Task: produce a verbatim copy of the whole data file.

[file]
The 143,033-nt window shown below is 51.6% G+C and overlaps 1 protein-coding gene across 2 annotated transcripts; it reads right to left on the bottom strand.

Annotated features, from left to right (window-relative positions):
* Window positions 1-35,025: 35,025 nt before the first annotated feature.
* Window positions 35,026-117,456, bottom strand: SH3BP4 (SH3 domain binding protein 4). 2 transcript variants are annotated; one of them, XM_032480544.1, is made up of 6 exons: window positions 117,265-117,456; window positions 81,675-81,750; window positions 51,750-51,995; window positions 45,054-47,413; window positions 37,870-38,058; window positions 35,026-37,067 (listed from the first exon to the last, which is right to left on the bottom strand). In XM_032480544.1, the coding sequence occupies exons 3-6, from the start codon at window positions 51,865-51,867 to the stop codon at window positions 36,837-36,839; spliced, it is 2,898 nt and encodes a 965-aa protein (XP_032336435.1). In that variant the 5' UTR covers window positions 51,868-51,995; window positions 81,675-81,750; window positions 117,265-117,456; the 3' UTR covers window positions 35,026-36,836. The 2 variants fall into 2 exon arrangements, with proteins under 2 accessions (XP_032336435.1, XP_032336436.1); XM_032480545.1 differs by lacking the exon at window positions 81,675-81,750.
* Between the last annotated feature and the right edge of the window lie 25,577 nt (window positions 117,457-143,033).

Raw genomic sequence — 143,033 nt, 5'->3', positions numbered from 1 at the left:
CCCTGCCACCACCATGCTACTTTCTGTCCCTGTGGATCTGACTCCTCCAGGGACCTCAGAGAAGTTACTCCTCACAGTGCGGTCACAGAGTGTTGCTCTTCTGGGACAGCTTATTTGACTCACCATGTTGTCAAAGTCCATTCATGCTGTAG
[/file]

The 143,033-nt window shown below is 51.6% G+C and overlaps 1 protein-coding gene across 2 annotated transcripts; it reads right to left on the bottom strand.

Annotated features, from left to right (window-relative positions):
* Window positions 1-35,025: 35,025 nt before the first annotated feature.
* Window positions 35,026-117,456, bottom strand: SH3BP4 (SH3 domain binding protein 4). 2 transcript variants are annotated; one of them, XM_032480544.1, is made up of 6 exons: window positions 117,265-117,456; window positions 81,675-81,750; window positions 51,750-51,995; window positions 45,054-47,413; window positions 37,870-38,058; window positions 35,026-37,067 (listed from the first exon to the last, which is right to left on the bottom strand). In XM_032480544.1, the coding sequence occupies exons 3-6, from the start codon at window positions 51,865-51,867 to the stop codon at window positions 36,837-36,839; spliced, it is 2,898 nt and encodes a 965-aa protein (XP_032336435.1). In that variant the 5' UTR covers window positions 51,868-51,995; window positions 81,675-81,750; window positions 117,265-117,456; the 3' UTR covers window positions 35,026-36,836. The 2 variants fall into 2 exon arrangements, with proteins under 2 accessions (XP_032336435.1, XP_032336436.1); XM_032480545.1 differs by lacking the exon at window positions 81,675-81,750.
* Between the last annotated feature and the right edge of the window lie 25,577 nt (window positions 117,457-143,033).

Raw genomic sequence — 143,033 nt, 5'->3', positions numbered from 1 at the left:
CCCTGCCACCACCATGCTACTTTCTGTCCCTGTGGATCTGACTCCTCCAGGGACCTCAGAGAAGTTACTCCTCACAGTGCGGTCACAGAGTGTTGCTCTTCTGGGACAGCTTATTTGACTCACCATGTTGTCAAAGTCCATTCATGCTGTAG